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Clemons: Going home for a tradition like no other
Montevallo celebrates the 100th College Night - and no, there's no football
Celebrating College Night
Members of the Gold Side at the University of Montevallo celebrate their homecoming victory at College Night on Saturday, Feb. 11, 2017, in Montevallo, Ala. The tradition of handing out a commemorative copy of The Alabamian student newspaper began in 2002.

MONTEVALLO, Ala. — Ah, homecoming — a time to head back to campus after all the years to see friends who might as well be family, to walk on the old brick streets and be there for the culmination of it all, the student-produced musicals.

Yeah, you read that right.

This weekend marks the 100th College Night at my alma mater, the University of Montevallo. I’ve seen it described as the oldest homecoming tradition at an American college, but other schools of course quibble.

They can argue their football-centered festivals came earlier, but nothing is quite like homecoming writ large on the stage of Palmer Hall.

My teacher friend laughed the other day when I said homecoming at Montevallo is centered on the plays, but only because it just seemed too perfect for my quirky alma mater.

Montevallo, for those of you who don’t know, is Alabama’s Public Liberal Arts University. Back in 1919, as a celebration of Washington’s Birthday, the ladies of what was then Alabama College took part in a competition among the classes.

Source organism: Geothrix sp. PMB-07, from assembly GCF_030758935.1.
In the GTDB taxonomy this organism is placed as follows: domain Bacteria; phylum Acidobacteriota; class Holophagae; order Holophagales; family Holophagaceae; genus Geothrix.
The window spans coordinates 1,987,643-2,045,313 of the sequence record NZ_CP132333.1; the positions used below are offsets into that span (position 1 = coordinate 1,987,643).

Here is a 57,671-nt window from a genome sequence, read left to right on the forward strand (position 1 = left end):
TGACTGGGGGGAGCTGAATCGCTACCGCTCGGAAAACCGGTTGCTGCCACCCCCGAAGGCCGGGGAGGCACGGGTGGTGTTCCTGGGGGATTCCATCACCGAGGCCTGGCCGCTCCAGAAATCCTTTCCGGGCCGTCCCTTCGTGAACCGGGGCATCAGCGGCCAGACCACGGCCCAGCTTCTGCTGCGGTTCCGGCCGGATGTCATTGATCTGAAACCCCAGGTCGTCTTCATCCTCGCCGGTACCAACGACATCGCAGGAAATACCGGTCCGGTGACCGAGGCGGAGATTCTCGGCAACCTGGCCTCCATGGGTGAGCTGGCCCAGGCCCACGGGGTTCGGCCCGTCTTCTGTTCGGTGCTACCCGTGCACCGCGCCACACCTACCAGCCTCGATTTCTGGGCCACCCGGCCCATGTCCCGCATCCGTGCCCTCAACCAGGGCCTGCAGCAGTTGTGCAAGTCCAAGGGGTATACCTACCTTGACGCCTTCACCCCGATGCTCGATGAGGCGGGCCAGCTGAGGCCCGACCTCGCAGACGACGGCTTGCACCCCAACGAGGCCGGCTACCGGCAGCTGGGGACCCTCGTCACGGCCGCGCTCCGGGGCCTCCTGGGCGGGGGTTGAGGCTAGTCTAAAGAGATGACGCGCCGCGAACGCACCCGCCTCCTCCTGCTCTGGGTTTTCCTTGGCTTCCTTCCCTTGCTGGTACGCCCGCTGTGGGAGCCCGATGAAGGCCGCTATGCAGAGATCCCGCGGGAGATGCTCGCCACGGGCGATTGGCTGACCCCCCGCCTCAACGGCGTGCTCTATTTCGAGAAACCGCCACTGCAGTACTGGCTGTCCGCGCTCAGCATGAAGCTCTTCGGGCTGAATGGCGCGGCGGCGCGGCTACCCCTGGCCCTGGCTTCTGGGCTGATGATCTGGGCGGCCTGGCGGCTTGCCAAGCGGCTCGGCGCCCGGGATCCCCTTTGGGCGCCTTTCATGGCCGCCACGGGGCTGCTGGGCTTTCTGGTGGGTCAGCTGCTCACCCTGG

Two years later, it became a split between the Purple and Gold sides. That remains today, and Saturday night a winner is to be chosen after another exciting year of intramural sports and other competitions between the sides.

But there’s no bigger competition than the shows.

To be honest, I’ve seen some bad ones — which honestly are the most memorable — and some I still don’t understand, but that’s to be expected when you have students writing plays and setting them to music.

But if you love the University of Georgia, you didn’t understand it when the Bulldogs lost to Vanderbilt on homecoming in 2016 either.

There have also been great shows through the years too. You’d expect that at a school that gave us talent like the Broadway actress Rebecca Luker and Polly Holliday, who told you to kiss her grits on “Alice.”

Also, if you like the “SEC Shorts” videos that go around during football season from the Alabama Media Group, know that much of the talent on your screen comes straight from a school that has never fielded a team.

Just as you get chills walking into your alma mater’s stadium and hearing the fight song, so I’ll be moved Saturday night when I hear the peculiar chants. They’re familiar, even if they make no more sense than they did when I was a freshman 18 years ago.

The other day a news release came into the office, from UM. Cathryn Denard, of Oxford, completed her Bachelor of Fine Arts at fall commencement on Dec. 9.

I don’t know Cathryn, but I remember her father’s excitement about her move to Montevallo when she was still in high school. I hope his enthusiasm about her future then has been eclipsed only by her love of this place that’s as special to me as I hope your school is to you.

David Clemons is the editor and publisher of The Covington News and a 2003 graduate of the University of Montevallo. His email address is Twitter: @scoopclemons.